So, this is really the first time I’ve become familiar with what’s known as anoncoin. I guess it’s probably short for “anonymous coin,” and it is designed to give you the utmost privacy.
Why would those using it need so much privacy? Well, because it’s designed for making purchases on the dark net. It’s completely compatible on the I2P and the Tor networks, and it’s become particularly popular amongst Silk Road 2.0 users, so basically if you’re buying drugs, fake IDs, fake passports or even weaponry, anoncoin is probably the currency you’d want to use.
I’m not condoning this behavior in any way, so I don’t want readers to think that I’m for purchasing drugs or other contraband on the Internet. I simply find the concept behind anoncoin interesting. A coin that has seemingly been constructed and put together so that people can do “bad things…”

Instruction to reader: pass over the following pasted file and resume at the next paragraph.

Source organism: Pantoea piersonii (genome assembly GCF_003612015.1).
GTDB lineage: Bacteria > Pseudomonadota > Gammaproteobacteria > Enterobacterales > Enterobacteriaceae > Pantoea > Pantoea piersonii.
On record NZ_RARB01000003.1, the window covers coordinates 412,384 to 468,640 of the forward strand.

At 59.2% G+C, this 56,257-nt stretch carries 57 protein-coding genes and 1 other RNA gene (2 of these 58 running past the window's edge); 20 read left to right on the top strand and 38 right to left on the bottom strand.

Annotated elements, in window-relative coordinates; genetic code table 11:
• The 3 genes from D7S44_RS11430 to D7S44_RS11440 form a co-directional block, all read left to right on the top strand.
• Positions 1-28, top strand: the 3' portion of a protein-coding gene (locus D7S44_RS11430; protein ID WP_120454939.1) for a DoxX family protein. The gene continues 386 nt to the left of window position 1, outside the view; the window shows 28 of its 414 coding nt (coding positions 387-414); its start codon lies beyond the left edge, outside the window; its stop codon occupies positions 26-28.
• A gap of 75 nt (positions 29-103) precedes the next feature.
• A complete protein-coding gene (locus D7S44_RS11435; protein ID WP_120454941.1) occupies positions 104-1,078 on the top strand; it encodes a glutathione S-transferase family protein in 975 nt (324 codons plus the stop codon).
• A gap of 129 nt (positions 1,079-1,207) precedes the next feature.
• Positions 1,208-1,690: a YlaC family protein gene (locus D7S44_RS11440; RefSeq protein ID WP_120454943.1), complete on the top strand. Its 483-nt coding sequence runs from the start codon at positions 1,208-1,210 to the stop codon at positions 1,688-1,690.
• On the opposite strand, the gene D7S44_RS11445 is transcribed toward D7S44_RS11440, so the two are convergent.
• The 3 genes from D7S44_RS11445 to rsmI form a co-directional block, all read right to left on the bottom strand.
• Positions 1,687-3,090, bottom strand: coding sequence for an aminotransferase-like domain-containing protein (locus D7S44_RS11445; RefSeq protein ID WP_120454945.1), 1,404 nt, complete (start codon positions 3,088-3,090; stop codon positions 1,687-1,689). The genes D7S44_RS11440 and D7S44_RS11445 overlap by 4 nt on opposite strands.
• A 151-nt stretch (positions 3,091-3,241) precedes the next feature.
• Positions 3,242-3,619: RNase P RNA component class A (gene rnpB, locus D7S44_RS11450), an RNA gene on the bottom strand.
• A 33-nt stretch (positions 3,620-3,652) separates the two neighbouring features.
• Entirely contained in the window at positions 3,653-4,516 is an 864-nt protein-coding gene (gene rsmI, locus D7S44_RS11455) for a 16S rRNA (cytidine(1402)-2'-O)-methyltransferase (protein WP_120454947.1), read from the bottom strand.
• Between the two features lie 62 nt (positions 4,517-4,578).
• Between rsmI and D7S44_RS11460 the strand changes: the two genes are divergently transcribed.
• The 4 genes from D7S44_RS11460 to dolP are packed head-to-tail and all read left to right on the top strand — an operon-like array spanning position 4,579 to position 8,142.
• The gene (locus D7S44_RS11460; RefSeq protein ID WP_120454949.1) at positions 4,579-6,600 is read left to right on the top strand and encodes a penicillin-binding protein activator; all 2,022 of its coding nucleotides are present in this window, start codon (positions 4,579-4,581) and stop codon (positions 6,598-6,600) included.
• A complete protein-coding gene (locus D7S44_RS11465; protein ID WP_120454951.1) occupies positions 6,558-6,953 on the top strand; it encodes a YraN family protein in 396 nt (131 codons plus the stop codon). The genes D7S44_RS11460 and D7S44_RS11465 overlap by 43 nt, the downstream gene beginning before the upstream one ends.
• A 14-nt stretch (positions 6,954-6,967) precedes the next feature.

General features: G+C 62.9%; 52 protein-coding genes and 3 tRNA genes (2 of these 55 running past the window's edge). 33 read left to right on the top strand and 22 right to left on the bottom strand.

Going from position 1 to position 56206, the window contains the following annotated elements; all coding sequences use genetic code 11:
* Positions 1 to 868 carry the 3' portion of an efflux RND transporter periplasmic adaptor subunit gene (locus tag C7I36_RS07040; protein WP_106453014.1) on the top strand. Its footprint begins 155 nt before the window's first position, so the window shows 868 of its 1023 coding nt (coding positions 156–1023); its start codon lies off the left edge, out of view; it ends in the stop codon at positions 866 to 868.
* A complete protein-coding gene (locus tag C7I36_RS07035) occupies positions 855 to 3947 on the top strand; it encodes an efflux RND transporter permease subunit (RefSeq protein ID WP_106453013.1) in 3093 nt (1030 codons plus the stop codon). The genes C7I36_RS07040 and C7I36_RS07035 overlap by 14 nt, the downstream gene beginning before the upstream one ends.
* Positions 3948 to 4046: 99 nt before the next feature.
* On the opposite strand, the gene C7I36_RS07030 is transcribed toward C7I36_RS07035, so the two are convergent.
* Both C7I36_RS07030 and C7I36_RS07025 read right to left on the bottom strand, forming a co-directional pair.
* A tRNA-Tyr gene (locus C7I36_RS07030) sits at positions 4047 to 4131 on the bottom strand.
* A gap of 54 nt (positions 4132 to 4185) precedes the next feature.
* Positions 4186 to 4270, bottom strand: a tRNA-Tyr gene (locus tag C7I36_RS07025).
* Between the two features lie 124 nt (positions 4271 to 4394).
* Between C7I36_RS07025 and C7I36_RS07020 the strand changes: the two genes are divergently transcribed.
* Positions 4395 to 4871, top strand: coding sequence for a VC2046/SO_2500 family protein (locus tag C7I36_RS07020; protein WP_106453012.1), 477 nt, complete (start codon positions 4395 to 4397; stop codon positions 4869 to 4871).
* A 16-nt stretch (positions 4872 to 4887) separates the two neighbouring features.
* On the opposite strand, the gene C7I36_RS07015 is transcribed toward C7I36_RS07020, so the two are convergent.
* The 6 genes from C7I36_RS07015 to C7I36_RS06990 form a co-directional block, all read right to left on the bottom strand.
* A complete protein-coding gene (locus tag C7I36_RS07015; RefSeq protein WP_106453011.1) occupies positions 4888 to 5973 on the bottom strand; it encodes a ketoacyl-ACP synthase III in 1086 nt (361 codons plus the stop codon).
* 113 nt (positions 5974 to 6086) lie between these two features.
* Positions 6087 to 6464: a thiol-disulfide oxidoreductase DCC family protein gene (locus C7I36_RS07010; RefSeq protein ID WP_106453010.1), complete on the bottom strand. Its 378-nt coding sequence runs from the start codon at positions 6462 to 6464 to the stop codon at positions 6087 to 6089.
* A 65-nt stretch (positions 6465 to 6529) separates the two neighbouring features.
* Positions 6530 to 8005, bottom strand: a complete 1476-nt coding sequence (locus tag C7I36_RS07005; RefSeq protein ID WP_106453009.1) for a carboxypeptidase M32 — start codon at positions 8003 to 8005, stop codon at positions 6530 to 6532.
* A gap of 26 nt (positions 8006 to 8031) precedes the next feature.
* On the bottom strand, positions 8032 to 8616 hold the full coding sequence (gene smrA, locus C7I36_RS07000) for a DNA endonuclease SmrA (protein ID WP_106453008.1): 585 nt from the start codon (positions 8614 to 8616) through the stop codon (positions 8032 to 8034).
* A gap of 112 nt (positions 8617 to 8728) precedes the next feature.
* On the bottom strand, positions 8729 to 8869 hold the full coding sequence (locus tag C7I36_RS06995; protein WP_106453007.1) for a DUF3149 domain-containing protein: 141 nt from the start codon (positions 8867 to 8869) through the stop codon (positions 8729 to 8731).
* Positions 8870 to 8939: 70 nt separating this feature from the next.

For those who aren’t aware, anoncoin is a kind of altcoin, which means that it basically moves in the “opposite direction” of counterparts such as bitcoin, litecoin and dogecoin. Furthermore, its price isn’t much to boast about. Upon looking at a price converter on the Internet, one anoncoin is only worth about 15 cents in USD. This really isn’t much to be proud of. Literally, all that anonymity, all that “darkness” and that’s the best that can be done?
And buying drugs on the Internet… Really?! After everything we’ve witnessed through the Ross Ulbricht trial and the FBI’s shutdown of Silk Road, haven’t we realized that everything leaves a trail? That the Internet isn’t quite as secure as we all thought?
Here’s my message to all readers… Digital currency is here to aid those without credit and bring countries together financially. Let’s use it for the right reasons.
Image from Google